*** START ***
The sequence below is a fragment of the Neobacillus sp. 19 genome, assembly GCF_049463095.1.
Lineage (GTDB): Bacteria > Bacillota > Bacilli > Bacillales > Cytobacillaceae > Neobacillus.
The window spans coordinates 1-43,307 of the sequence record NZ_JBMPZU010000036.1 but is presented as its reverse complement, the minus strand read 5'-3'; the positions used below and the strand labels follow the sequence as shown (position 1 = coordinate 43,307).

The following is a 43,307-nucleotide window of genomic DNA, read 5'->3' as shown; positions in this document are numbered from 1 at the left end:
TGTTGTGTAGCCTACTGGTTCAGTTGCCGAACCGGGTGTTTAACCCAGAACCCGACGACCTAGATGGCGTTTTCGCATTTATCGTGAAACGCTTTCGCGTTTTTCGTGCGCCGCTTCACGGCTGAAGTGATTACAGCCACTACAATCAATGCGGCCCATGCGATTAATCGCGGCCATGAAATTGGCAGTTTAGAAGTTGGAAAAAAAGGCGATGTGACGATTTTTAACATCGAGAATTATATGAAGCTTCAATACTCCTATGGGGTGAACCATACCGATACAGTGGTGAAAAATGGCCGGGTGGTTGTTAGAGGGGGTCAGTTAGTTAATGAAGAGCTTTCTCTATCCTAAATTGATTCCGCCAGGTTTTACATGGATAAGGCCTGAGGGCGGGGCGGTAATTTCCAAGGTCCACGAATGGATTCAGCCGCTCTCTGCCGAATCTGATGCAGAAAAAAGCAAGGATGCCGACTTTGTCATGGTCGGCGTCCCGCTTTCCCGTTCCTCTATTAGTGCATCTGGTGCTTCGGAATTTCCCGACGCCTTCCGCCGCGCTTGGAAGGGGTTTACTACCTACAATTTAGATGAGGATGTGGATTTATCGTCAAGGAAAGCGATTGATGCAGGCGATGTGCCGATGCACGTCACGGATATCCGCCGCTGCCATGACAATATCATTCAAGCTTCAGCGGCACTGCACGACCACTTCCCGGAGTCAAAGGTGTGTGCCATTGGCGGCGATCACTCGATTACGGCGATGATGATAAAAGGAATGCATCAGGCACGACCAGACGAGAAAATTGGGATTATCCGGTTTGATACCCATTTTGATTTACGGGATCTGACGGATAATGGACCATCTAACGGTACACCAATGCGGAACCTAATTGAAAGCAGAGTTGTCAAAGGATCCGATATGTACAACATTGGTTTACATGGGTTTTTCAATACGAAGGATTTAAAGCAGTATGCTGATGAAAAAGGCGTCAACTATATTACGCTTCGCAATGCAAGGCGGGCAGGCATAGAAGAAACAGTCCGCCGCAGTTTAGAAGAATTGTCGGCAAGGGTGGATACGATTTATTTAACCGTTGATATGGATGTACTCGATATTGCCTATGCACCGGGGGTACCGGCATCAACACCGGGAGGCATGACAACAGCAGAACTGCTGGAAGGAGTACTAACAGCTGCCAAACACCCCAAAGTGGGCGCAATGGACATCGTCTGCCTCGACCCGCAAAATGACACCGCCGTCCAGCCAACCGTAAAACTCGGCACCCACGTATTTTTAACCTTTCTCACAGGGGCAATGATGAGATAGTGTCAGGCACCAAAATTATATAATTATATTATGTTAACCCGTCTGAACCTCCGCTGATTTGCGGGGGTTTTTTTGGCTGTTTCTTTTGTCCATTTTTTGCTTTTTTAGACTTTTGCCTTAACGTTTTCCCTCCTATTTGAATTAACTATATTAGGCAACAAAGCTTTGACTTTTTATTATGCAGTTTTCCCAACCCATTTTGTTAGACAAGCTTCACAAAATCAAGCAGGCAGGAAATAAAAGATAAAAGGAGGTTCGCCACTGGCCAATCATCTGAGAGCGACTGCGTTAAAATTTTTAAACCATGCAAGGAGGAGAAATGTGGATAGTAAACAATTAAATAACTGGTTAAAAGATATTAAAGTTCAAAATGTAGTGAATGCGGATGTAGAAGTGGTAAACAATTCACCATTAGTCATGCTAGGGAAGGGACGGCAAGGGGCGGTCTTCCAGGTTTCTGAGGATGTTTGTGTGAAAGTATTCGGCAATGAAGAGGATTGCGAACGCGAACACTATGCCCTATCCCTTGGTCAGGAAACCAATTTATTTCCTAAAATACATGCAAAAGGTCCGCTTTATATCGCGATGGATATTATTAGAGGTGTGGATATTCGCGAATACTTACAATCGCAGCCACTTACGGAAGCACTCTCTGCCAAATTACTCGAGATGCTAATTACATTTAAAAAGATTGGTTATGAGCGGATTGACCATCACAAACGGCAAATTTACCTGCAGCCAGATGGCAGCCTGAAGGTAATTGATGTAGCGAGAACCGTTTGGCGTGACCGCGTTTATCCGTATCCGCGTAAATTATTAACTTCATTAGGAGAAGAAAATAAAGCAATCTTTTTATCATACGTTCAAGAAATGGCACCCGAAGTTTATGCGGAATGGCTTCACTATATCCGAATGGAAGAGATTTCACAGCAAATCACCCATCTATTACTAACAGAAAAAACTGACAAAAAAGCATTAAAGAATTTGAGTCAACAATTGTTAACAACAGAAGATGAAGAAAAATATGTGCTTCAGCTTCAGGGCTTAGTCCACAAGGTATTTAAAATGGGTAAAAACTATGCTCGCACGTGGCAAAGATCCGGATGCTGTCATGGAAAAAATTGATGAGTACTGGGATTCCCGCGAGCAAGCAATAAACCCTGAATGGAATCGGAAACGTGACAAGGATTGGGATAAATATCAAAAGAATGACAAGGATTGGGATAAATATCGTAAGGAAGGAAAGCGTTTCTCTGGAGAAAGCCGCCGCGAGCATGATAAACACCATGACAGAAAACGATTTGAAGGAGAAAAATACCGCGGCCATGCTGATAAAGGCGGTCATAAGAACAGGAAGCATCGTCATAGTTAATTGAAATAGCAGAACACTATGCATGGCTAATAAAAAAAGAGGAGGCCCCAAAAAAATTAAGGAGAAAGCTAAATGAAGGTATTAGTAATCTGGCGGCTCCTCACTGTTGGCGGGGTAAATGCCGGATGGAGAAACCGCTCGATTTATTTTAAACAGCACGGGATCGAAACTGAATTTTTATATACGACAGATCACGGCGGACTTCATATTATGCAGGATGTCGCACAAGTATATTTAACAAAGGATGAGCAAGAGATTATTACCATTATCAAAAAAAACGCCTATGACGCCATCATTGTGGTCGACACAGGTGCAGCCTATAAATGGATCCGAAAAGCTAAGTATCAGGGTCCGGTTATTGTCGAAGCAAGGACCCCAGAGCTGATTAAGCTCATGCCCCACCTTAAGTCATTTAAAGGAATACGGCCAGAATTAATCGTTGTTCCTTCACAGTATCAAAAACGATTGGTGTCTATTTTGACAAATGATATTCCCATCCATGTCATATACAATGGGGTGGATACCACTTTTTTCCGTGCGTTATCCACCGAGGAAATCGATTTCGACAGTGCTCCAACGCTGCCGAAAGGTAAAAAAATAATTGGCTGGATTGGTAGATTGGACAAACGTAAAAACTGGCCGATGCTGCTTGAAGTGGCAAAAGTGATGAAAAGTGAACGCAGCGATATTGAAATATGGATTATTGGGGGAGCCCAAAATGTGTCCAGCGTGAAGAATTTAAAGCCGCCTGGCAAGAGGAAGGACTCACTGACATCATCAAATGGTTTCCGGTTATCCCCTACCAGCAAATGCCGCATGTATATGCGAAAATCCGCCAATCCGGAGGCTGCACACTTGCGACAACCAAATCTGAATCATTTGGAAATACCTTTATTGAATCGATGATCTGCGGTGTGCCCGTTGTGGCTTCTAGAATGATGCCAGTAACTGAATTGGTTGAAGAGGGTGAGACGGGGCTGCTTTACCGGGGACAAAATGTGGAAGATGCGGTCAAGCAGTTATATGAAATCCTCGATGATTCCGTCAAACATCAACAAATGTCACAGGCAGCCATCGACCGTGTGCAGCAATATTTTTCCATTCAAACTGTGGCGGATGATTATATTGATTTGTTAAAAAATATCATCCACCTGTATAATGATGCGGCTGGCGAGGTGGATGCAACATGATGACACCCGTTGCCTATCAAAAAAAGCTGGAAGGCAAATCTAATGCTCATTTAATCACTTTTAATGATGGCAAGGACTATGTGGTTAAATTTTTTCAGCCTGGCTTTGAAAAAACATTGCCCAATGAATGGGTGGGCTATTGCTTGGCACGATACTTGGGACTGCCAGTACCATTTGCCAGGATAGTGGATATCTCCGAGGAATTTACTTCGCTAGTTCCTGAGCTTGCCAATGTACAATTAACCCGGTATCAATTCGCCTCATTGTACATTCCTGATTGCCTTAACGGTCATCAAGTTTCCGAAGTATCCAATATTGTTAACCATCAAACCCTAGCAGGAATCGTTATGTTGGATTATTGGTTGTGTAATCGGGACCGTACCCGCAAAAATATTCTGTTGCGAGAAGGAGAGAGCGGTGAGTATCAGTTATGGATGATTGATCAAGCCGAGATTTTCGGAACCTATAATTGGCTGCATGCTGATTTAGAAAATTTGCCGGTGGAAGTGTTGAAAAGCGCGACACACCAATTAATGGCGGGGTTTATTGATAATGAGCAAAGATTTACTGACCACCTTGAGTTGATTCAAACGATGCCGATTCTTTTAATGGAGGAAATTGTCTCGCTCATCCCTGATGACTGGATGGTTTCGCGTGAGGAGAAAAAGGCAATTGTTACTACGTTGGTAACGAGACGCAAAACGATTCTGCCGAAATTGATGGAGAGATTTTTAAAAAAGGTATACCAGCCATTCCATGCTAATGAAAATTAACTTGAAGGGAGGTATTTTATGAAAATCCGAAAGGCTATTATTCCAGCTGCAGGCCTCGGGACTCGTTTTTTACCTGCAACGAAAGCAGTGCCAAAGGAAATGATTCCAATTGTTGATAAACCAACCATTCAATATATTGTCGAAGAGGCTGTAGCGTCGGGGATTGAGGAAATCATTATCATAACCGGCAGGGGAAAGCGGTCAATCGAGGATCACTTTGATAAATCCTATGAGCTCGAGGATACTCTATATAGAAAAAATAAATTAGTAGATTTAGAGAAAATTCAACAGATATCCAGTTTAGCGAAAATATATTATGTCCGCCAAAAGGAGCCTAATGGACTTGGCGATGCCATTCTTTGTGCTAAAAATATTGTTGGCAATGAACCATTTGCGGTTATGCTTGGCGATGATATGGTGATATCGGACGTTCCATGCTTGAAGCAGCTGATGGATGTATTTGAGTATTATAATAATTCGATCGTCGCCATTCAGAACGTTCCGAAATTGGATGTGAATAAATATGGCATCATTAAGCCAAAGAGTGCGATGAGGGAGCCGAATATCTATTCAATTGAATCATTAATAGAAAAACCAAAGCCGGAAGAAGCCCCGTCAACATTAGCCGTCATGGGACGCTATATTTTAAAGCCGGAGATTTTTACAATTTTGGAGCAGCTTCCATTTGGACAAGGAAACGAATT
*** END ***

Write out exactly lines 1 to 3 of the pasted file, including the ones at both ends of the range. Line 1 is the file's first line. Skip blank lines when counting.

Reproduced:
The sequence below is a fragment of the Neobacillus sp. 19 genome, assembly GCF_049463095.1.
Lineage (GTDB): Bacteria > Bacillota > Bacilli > Bacillales > Cytobacillaceae > Neobacillus.
The window spans coordinates 1-43,307 of the sequence record NZ_JBMPZU010000036.1 but is presented as its reverse complement, the minus strand read 5'-3'; the positions used below and the strand labels follow the sequence as shown (position 1 = coordinate 43,307).